Here's the 5-at-10 game for everyone: Submit your top five players (order is not important; points will be awarded as 5 for first, 4 for second, 3 for third, 2 for fourth and 1 for fifth; perfect score is 15) and the most points will get you a Masters trinket or something (we won't bring you back a pimento cheese sandwich, but don't expect the moon either — the 5-at-10's on a tight budget). Picks are due by Wednesday night, and the results are after Sunday's final round (thanks Oso). As always, everyone's welcome to play, no purchase necessary.
BIspy4 — Phil Mickelson, Bubba Watson, Martin Kaymer, Graeme McDowell, Lee Westwood
Mcpell — Mickelson, Kaymer, Westwood, Matt Kuchar, Eldrick "Tiger" Woods
CelticVol — Mickelson, B. Watson, Justin Rose, Westwood, Woods
EC — Dustin Johnson, Rickie Fowler, B. Watson, Kaymer, Mickelson
Mrs. 5-at-10 — Kuchar, Westwood, B. Watson, McIlroy, Mickelson
5-at-10 — Kuchar, Watney, Rose, Mickelson, Westwood
(Please note, the 5-at-10 reserves the right to change his pick; after all, no matter how strongly we believe Eldrick is going show, if Tiger shows up all bets are off. What if he came out, emerging from the clubhouse as the dry ice machines started blowing and GnR's "Welcome to the Jungle" blaring over the speakers, spot lights swirling, Nantz going nuts, like old-school Gordon Solie crazy? Some where Jack Nicklaus just spit up in his mouth and he doesn't know why. Sorry Mr. Golden Bear, let's just move along.)
Uch — Mickelson, B. Watson, Westwood, D. Johnson, Anthony Kim
Pretend Al Davis ("I'm coming for you EC.") — Ditka (What do you mean he's not in it? He's Ditka for the Love of Gene Sarazen's Sand Iron.) OK, Tiger ("Duh."), Jason Bohn ("He went to Alabama like Stabler and Namath."), Charley Hoffman ("If there was ever a golfer that looked like a "Raider Golfer," it's this guy."), Bo Van Pelt ("Giants used to have a stud linebacker named Brad Van Pelt, maybe they're related."), Mark Wilson ("Former BYU QB right? Throws a good deep ball right? He was pretty good with us the first time in the 80s. No. That was Marc with a "C" you say? Take him anyway.)
Charlie Sheen — Tiger Woods, Davis Love III, Jhonny Vegas, Ryan Moore (winning), Fred Couples
Atlanta Braves Jason Heyward, right, gets congrats from catcher Brian McCann after his solo home run in the second inning of their opening day baseball game with the Washington Nationals on Thursday, March 31, 2011 in Washington.(AP Photo/Alex Brandon)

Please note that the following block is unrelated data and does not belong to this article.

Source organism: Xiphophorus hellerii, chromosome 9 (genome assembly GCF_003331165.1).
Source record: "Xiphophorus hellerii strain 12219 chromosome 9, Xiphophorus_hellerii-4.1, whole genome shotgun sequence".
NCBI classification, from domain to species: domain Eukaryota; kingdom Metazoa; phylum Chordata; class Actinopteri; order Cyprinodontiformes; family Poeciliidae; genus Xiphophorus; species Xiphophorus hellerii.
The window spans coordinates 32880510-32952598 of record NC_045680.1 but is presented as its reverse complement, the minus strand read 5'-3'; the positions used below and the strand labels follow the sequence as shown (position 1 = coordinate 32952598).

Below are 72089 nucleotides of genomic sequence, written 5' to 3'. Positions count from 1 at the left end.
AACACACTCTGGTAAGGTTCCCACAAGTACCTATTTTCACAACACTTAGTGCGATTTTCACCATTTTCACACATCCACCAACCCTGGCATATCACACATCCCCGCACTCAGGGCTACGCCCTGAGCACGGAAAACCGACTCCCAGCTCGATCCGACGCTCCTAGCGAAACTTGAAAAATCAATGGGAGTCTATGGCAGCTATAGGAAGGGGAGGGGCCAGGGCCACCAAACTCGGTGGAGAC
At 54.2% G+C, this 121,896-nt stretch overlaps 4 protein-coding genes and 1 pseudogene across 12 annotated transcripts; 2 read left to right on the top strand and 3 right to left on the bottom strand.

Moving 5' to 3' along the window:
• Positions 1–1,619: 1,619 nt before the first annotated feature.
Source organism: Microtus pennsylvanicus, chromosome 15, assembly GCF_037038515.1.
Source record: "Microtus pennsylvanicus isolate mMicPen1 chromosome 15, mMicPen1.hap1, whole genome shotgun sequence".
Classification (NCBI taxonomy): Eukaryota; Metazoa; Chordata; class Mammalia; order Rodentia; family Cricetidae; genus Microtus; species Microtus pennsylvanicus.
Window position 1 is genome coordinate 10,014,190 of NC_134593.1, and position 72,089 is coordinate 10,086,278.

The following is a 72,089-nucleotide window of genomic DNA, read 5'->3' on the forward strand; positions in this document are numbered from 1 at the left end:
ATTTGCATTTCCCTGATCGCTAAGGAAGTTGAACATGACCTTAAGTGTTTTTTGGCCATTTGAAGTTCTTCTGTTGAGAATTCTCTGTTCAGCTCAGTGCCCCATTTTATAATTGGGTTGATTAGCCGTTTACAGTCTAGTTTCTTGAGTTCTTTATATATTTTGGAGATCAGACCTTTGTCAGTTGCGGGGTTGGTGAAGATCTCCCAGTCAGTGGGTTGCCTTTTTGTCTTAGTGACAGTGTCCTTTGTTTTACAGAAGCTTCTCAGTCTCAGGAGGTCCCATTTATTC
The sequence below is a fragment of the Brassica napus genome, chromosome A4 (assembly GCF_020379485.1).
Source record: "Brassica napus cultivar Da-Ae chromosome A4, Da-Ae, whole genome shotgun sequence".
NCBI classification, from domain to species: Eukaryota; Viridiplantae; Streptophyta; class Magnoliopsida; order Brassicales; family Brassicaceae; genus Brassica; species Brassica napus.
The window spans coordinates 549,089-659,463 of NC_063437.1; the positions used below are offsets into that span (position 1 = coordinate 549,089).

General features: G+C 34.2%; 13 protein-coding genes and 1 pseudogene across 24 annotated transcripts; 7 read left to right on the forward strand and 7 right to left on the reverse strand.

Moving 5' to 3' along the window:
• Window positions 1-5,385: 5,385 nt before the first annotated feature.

Braves continue fast start
The 5-at-10 is fully prepared for a possible backlash come August if the Atlanta Braves are 12 games out of the wildcard race, but color us impressed.
With each passing game, this Braves team looks more and more like a contender. Good teams play a lot of one-run games; championship-type teams win a lot of one-run games.
As friend of the show Quake said on SportTalk last night, games such as Monday's are a measuring stick for quality clubs, and quality clubs win games 2-1 by rallying for a couple runs in the eighth inning like the Braves did against Milwaukee on Monday afternoon.
This morning that one-run win means little more than a 3-1 mark less than a week into the season. But come August and into the "er" months (September and October) when baseball gets pressure-filled and every win becomes valuable, those one-run wins in April can be worth Brooks Conrad's weight in gold.
Side note: From the wizards at Elias Sports, Dan Uggla's eighth-inning home run broke a 1-1 tie in Monday's win. This is Uggla's first year in Atlanta and his first late-game homer heroics for the Braves, but get used to it Johnny Braves Fan. Uggla has 49 homers in the seventh inning or later since arriving in the big leagues in 2006. His total ranks eighth in the baseball in that span.
Side note, No. 2: Brandon Beachy was peachy, going six strong innings and allowing four hits, a walk and an earned run and striking out seven. That's the Braves' No. 5 starter by the way.
This and that
— Shaka Smart got an eight-year extension from VCU. His annual salary went from $325K to $1.2 million. Let's just assume there were some Smart folks cutting loose last night.
— Word is leaking that the new Ole Miss mascot — that wily Rebel Black Bear — is slated to make some public appearances this week. No word on whether replaced Ole Miss mascot Colonel Reb will show up, but hopefully authorities are on alert and we can avoid any violence.
— Chiefs Mike Vrabel was picked up on theft charges after a misunderstanding at a casino. Vrabel, a former Patriots star, first said it was not big deal, even saying that in Bill Belichik's world and New England practice, stealing was generally called "watching film" or "scouting."
— Yahoo Sports had the results from an interesting SI poll with NBA players naming Anderson Varejao as the game's top flopper. Somewhere Vlade Divac just smiled and said, "Not even close, pal."
Until tomorrow, and remember to send in your Masters picks.
Jay was named the Sports Editor of the Times Free Press in 2003 and started with the newspaper in May 2002 as the Deputy Sports Editor. He was born and raised in Smyrna, Ga., and graduated from Auburn University before starting his newspaper career in 1997 with the Newnan (Ga.) Times Herald. Stops in Clayton and Henry counties in Georgia and two years as the Sports Editor of the Marietta (Ga.) Daily Journal preceded Jay’s ...